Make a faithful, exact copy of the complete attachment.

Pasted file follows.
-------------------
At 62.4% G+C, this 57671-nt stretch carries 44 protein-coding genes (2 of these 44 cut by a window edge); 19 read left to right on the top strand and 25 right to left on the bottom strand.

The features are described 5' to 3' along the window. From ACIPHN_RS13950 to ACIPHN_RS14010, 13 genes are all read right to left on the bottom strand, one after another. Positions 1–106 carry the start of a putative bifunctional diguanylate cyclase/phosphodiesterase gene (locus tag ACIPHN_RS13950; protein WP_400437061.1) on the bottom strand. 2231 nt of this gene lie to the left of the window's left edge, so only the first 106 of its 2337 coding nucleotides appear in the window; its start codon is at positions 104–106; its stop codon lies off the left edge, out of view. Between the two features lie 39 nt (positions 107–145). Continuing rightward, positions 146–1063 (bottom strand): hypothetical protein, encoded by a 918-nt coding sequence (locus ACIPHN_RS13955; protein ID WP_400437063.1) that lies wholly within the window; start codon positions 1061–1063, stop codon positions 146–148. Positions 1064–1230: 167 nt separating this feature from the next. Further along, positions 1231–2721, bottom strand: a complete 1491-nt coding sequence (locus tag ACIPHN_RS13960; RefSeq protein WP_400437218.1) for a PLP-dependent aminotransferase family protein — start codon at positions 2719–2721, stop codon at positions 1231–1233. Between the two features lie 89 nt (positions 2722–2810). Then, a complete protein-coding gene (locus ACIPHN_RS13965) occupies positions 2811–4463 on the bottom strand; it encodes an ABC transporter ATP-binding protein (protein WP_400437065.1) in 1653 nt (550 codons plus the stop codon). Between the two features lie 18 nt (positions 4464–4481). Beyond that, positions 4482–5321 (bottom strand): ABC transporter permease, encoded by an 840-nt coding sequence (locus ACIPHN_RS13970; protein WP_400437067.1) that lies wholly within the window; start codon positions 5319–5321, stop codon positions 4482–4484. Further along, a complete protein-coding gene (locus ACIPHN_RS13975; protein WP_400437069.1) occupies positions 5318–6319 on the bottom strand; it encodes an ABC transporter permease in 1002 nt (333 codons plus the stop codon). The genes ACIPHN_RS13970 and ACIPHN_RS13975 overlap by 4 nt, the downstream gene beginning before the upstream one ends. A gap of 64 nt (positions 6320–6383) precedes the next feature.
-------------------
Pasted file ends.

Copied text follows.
At 62.4% G+C, this 57671-nt stretch carries 44 protein-coding genes (2 of these 44 cut by a window edge); 19 read left to right on the top strand and 25 right to left on the bottom strand.

The features are described 5' to 3' along the window. From ACIPHN_RS13950 to ACIPHN_RS14010, 13 genes are all read right to left on the bottom strand, one after another. Positions 1–106 carry the start of a putative bifunctional diguanylate cyclase/phosphodiesterase gene (locus tag ACIPHN_RS13950; protein WP_400437061.1) on the bottom strand. 2231 nt of this gene lie to the left of the window's left edge, so only the first 106 of its 2337 coding nucleotides appear in the window; its start codon is at positions 104–106; its stop codon lies off the left edge, out of view. Between the two features lie 39 nt (positions 107–145). Continuing rightward, positions 146–1063 (bottom strand): hypothetical protein, encoded by a 918-nt coding sequence (locus ACIPHN_RS13955; protein ID WP_400437063.1) that lies wholly within the window; start codon positions 1061–1063, stop codon positions 146–148. Positions 1064–1230: 167 nt separating this feature from the next. Further along, positions 1231–2721, bottom strand: a complete 1491-nt coding sequence (locus tag ACIPHN_RS13960; RefSeq protein WP_400437218.1) for a PLP-dependent aminotransferase family protein — start codon at positions 2719–2721, stop codon at positions 1231–1233. Between the two features lie 89 nt (positions 2722–2810). Then, a complete protein-coding gene (locus ACIPHN_RS13965) occupies positions 2811–4463 on the bottom strand; it encodes an ABC transporter ATP-binding protein (protein WP_400437065.1) in 1653 nt (550 codons plus the stop codon). Between the two features lie 18 nt (positions 4464–4481). Beyond that, positions 4482–5321 (bottom strand): ABC transporter permease, encoded by an 840-nt coding sequence (locus ACIPHN_RS13970; protein WP_400437067.1) that lies wholly within the window; start codon positions 5319–5321, stop codon positions 4482–4484. Further along, a complete protein-coding gene (locus ACIPHN_RS13975; protein WP_400437069.1) occupies positions 5318–6319 on the bottom strand; it encodes an ABC transporter permease in 1002 nt (333 codons plus the stop codon). The genes ACIPHN_RS13970 and ACIPHN_RS13975 overlap by 4 nt, the downstream gene beginning before the upstream one ends. A gap of 64 nt (positions 6320–6383) precedes the next feature.